FW: Throttle Butterfly valve ramp

Jim Green jeg1976 at yahoo.com
Mon Dec 30 15:58:30 EST 2002

--- JShadzi at aol.com wrote:
> Mike, my recommendation is _not_ to mess with any of
> this stuff, having done it in Audi's and VW tuning
> business, for a street driven car in traffic
> especially.
> There are some considerations however...in the
> smaller 2.2l I5 motors, messing with any of the
> wedges creates a really jerky low rpm throttle
> transition, I'd only recommend removing the wedge
> from an I5 TB on a full on track car, any kind of
> low speed, in the throttle off the throttle stuff
> will drive you crazy, and indirectly increase your
> neck muscle strength.
> The bigger, heavier breathing 2.8l VR6 can cope with
> the mod a little better, but even then, the bored
> out US VR6 throttle body makes for a very jerky car,
> max hp not withstanding, if you do any driving in
> traffic I don't recommend it.  Frankly, if you want
> more airflow install a bigger TB (ie: Euro), but
> hogging out one of these will throw off the delicate
> low rpm, progressive considerations engineered into
> the TB.  I'm running the stock VR6 TB on my car FYI,
> and I don't have any reason to change it as of yet,
> though its tempting to want "bigger thus better".
> The stock 20v and VR6 TB are 60mm straight from the
> factory, I can't imagine that they won't support
> 500+hp, if you did want to increase the size of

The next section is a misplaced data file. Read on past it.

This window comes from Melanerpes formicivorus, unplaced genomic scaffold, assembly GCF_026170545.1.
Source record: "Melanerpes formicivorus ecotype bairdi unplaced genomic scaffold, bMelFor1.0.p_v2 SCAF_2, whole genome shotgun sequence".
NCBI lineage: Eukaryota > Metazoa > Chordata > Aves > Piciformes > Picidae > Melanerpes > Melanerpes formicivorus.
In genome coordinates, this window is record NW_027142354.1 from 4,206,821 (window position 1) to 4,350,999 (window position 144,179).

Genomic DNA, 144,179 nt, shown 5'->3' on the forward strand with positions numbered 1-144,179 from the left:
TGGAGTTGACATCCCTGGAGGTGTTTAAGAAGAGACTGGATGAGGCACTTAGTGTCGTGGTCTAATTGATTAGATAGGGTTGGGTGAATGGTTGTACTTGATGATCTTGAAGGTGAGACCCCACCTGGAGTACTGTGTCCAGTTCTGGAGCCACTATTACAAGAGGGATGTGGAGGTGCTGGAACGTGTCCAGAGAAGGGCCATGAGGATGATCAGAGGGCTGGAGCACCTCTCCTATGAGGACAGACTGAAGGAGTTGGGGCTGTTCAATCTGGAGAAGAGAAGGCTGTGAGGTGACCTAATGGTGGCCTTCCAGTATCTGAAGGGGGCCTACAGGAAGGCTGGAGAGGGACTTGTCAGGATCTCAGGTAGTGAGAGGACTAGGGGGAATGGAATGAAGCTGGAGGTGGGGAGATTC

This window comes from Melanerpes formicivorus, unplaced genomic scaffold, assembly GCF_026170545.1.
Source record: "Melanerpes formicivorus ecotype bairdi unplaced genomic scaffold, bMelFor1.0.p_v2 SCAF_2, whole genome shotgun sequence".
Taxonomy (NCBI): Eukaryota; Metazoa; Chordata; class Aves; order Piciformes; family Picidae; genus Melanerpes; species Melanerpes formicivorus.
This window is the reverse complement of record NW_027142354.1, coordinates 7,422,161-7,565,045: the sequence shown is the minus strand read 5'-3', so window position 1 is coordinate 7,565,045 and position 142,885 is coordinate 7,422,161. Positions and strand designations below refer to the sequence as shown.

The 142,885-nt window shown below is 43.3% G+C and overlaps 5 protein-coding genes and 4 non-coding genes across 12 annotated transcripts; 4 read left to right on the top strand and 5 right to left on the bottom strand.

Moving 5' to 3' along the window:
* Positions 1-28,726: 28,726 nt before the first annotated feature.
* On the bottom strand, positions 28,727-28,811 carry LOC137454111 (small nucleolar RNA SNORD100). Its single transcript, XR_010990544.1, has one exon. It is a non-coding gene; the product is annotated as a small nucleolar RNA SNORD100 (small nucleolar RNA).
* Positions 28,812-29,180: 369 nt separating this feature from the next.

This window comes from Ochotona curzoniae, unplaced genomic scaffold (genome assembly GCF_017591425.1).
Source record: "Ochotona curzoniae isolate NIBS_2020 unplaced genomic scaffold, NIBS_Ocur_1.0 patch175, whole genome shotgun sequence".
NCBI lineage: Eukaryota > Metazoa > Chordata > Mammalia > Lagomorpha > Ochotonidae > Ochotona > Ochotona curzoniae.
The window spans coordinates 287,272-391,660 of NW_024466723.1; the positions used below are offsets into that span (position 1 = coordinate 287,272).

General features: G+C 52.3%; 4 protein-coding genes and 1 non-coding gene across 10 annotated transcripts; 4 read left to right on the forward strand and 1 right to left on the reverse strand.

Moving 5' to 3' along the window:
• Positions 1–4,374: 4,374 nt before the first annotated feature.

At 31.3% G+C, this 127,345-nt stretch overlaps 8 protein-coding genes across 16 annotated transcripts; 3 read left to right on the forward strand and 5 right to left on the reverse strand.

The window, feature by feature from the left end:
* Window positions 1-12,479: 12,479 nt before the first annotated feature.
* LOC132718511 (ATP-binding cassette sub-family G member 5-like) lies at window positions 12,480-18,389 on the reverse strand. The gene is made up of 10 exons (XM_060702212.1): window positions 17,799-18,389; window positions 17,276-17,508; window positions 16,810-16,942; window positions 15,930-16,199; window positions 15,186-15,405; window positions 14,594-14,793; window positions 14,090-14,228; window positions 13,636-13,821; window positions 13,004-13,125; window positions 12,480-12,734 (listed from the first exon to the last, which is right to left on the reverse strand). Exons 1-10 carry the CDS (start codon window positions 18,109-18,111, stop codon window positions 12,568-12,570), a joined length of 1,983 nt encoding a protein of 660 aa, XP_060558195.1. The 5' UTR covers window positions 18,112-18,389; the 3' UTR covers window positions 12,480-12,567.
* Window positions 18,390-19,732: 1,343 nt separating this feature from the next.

> either, I'd recommend modifying the throttle linkage
> for progression, or trying to re-engineer a wedge
> effect which wouldn't be too hard.  Also, I believe
> the Sport Quattro has a bigger 65mm TB, I know the
> Trans Am and IMSA cars had really large close to
> 70mm TB's, not sure how the fit the 20v manifolds
> though, but that's easily modded with some welding.
> HTH,
> Javad

Having just switched to a Ford V8 TB at 65mm, no
wedge, I can say it is a little different.  It takes
some getting used to, but it's been fine so far.  I
did have to add another spring to it to make the pedal
stiffer, and that helps enormously with modulation.
Stop and go traffic was easy.  The one area where it
was real jumpy was at 80-85 mph.  One little crack of
the throttle and you're in triple digits before you
know it.  I was going to play with some different cams
that I had, but they didn't fit to well.


Jim Green
'89 90tq 034EFI, Haltech IG5

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